- Few Southeast students face suspension, expulsion for sexual assaults, campus paper finds (4/25/17)5
- Pilot House goes smoke-free (4/23/17)10
- Woman battered after smashing boyfriend's meth pipe against wall, police say (4/25/17)1
- Event includes the first public tour of 200-year-old Elmwood Manor (4/23/17)3
- BBB warns Jackson man's online business might not be legit (4/24/17)
- Cape councilman Bob Fox to run for mayor (4/21/17)5
- Cape couple turns their home into cozy, comfortable music venue (4/24/17)
- Perryville family organizing bone-marrow drive Friday for ailing 6-year-old boy (4/26/17)
- Without city record, Marie Street residents on hook for thousands in sewer repairs (4/19/17)7
- Sikeston man charged in shooting death of Cape man (4/23/17)
Nation briefs 3/13/06
Gas prices up 11 cents in two weeks nationally
CAMARILLO, Calif. -- Retail gas prices across the country climbed an average of 11 cents in the past two weeks, according to a new survey. The weighted average price for all three grades increased to $2.38 a gallon by Friday, according to Trilby Lundberg, who publishes the semimonthly Lundberg Survey of 7,000 gas stations around the country. Self-serve regular averaged $2.35 a gallon nationwide. Midgrade cost $2.45 a gallon while premium was $2.55.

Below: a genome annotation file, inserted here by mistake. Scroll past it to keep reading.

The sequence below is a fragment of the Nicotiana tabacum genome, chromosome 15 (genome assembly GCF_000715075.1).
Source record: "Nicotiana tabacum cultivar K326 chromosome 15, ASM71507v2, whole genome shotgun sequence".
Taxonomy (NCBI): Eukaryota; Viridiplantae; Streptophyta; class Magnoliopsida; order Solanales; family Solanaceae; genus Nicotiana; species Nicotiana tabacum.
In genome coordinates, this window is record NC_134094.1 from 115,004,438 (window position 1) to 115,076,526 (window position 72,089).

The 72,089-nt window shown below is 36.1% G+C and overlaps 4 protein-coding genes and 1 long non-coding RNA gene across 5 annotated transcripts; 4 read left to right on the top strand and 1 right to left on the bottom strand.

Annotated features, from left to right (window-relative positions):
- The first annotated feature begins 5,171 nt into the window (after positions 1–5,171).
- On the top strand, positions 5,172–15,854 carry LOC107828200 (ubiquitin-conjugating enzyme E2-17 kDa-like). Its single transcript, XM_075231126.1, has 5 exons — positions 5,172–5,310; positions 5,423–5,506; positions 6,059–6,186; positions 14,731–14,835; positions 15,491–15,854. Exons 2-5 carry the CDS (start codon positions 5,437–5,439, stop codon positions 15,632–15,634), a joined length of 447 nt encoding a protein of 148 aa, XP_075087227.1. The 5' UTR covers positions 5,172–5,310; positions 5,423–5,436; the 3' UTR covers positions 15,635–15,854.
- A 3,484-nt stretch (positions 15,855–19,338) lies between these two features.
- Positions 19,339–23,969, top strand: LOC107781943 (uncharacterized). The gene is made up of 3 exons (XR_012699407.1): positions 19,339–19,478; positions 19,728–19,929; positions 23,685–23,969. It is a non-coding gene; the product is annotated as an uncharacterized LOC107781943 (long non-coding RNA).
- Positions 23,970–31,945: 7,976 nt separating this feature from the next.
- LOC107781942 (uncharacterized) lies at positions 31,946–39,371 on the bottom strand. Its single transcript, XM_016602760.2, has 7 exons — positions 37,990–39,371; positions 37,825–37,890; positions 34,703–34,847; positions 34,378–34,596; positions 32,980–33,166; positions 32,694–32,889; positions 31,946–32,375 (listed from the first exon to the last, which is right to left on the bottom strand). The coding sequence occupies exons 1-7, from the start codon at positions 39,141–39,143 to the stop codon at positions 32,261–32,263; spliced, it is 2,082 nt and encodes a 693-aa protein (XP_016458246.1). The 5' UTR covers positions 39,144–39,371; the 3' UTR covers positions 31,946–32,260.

Authorities will seek indictment in strangling
NEW YORK -- Police Commissioner Raymond Kelly said Sunday authorities would seek an indictment against a parolee with a long rap sheet, the prime suspect in last month's gruesome slaying of a graduate student. Blood found on the plastic ties used to bind Imette St. Guillen has been matched to a bouncer at the bar where she was last seen alive, the New York Police Department commissioner said. Kelly said authorities would take that match and other evidence to a grand jury to get an indictment against Darryl Littlejohn.
Simple treatment offers way to treat heart failure
ATLANTA -- A simple method of filtering excess fluid from the bloodstream appears safer and far more effective than the "water pills" that have been used for decades to treat hospitalized heart failure patients, doctors reported Sunday. The research points to a new way to treat a problem that affects 5 million Americans. It requires no drugs, seems to get them back home sooner, and uses a device that is already on the market.
-- From wire reports